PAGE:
The decision by the 69-year-old politician to change his political stance, which is expected to be announced on Monday, is anticipated to stir unease within Democratic circles. Common political wisdom suggests that a third-party contender could divert crucial votes away from Biden, especially if he faces another election against Trump. Sources close to the Biden administration suggest there is palpable concern among White House staff. They reportedly believe that introducing an alternative candidate into the mix, alongside Biden and Trump — if he gets his party’s nomination — might inadvertently pave a more straightforward pathway to a Republican triumph. The dynamics of such a triangular contest would certainly introduce new challenges and uncertainties to the electoral landscape.
Nevertheless, Kennedy’s choice might also similarly influence Trump’s chances. Such a decision introduces a level of unpredictability, potentially reshaping the dynamics not only for the Democratic side but also for the Republican contender. The presence of a third formidable candidate could redefine traditional voting patterns and expectations for both major parties.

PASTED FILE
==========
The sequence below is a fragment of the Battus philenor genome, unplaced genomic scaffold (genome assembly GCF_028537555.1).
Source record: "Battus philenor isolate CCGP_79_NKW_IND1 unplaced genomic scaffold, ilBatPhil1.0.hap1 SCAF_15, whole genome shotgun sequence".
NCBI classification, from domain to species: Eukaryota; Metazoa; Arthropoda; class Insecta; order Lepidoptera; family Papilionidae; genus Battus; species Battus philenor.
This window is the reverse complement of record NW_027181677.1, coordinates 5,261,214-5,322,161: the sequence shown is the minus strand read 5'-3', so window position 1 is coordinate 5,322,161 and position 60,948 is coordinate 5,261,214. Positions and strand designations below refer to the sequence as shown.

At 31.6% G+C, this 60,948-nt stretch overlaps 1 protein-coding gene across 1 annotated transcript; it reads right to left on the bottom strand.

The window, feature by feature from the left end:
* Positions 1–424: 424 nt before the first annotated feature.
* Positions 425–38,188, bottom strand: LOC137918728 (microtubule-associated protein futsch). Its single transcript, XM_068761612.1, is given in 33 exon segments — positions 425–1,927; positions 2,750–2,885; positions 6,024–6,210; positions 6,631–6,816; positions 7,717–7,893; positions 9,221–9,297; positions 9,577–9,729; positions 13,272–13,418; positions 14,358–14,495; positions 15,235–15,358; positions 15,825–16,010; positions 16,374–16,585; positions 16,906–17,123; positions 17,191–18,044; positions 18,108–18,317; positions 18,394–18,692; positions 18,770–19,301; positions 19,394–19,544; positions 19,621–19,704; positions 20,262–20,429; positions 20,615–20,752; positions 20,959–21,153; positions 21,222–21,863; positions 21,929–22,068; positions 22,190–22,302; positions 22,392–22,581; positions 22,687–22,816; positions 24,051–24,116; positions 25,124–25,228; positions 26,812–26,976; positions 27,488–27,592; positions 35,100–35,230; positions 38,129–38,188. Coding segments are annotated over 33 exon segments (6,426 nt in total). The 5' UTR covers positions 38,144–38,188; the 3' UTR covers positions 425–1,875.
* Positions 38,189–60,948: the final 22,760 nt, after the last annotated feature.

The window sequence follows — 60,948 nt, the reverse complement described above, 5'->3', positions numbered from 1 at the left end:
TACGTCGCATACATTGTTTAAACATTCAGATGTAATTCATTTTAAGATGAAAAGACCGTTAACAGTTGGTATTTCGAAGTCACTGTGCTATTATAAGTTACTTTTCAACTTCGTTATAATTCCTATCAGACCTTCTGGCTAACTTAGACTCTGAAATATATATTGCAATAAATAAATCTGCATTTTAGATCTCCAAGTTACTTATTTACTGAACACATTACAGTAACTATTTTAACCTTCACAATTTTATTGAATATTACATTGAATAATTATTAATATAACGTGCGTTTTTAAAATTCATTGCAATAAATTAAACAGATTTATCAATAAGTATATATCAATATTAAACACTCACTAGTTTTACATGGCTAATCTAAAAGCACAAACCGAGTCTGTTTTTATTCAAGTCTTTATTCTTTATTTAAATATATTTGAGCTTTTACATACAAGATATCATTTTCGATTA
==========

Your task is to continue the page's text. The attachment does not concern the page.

In the forthcoming electoral contest, the route to victory for either Biden or Trump might delicately hang on the decisions of a few thousand voters in pivotal states such as Pennsylvania, Michigan, Georgia and Arizona. In particular, the inclinations of independent voters — those not formally aligned with either of the major parties — promise to play a decisive role in determining the outcome.
Democrats disillusioned with the current administration’s leadership, Republicans eager to distance themselves from a return to the Trump years and independent voters weary of the continuous tug of war between the two dominant parties might perceive Kennedy as a refreshing and viable alternative. While a definitive victory might be challenging, his candidacy could undeniably influence the distribution of votes, drawing from both leading contenders’ traditional support bases.
- Dalia Al-Aqidi is Senior Fellow at the Center for Security Policy. X: @DaliaAlAqidi